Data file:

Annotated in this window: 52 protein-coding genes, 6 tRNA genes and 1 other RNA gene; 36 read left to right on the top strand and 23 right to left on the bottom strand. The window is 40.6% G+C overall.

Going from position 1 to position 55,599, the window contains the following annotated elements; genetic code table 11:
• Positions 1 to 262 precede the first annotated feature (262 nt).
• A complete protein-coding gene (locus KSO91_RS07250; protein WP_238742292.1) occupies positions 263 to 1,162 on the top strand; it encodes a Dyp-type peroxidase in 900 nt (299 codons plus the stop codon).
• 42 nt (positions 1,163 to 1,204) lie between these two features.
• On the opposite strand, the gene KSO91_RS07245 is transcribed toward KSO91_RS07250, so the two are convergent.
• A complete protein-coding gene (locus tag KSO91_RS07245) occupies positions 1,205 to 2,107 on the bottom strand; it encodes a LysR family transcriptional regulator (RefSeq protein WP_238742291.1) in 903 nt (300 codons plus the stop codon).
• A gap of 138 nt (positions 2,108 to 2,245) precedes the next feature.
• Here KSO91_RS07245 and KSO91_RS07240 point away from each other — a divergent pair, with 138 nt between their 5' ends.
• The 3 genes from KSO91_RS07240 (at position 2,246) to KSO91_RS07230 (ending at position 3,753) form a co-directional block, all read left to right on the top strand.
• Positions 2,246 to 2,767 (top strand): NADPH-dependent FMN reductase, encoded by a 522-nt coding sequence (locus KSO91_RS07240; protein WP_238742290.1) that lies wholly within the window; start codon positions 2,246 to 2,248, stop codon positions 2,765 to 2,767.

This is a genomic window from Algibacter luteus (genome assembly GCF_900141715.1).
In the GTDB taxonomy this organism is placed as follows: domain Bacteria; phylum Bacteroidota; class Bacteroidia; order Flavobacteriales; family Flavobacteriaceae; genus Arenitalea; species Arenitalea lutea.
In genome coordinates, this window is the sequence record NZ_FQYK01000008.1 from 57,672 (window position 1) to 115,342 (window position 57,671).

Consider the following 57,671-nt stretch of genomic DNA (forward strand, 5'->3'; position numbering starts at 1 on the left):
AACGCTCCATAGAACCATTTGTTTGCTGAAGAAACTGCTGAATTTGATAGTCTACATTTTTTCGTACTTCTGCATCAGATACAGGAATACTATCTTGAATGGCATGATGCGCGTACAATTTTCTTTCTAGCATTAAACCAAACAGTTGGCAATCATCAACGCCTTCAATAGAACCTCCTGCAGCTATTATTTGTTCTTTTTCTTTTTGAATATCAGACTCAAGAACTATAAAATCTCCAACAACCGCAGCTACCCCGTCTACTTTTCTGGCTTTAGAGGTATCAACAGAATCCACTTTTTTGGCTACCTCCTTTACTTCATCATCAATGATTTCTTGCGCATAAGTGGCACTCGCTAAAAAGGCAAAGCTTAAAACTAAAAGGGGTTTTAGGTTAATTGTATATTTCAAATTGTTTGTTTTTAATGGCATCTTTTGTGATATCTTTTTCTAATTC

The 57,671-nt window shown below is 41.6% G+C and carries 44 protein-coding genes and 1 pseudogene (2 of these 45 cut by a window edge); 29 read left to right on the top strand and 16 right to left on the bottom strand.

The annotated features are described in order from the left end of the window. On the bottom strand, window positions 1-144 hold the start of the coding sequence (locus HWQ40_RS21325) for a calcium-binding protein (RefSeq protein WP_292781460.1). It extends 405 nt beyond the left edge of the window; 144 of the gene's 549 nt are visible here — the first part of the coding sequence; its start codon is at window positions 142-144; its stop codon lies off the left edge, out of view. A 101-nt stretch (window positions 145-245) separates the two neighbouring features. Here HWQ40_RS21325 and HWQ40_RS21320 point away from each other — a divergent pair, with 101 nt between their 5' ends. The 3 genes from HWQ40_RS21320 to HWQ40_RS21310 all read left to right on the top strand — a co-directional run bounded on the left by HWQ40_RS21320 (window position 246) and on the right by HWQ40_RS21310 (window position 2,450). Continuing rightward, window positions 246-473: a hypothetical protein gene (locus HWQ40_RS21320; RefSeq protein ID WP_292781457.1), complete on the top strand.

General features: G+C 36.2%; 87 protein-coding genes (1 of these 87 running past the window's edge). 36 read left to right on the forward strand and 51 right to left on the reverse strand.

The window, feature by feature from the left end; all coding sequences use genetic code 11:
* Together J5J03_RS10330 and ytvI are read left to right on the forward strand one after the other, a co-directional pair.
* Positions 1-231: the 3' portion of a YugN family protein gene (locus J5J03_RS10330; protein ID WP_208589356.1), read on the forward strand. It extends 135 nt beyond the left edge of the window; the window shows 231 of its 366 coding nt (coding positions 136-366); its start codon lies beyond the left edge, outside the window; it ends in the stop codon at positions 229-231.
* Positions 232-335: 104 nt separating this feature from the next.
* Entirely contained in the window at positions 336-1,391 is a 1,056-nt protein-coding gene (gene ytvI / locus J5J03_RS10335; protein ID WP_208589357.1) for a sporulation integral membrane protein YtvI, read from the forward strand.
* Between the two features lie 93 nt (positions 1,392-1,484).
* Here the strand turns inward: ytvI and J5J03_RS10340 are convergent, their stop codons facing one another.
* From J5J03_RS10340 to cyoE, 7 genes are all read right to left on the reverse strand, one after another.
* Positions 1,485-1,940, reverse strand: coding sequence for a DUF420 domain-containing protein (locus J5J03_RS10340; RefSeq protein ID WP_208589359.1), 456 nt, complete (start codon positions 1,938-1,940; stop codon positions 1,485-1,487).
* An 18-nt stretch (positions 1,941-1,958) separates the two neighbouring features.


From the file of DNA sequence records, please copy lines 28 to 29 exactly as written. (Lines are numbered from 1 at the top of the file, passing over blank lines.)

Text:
* Positions 1,485-1,940, reverse strand: coding sequence for a DUF420 domain-containing protein (locus J5J03_RS10340; RefSeq protein ID WP_208589359.1), 456 nt, complete (start codon positions 1,938-1,940; stop codon positions 1,485-1,487).
* An 18-nt stretch (positions 1,941-1,958) separates the two neighbouring features.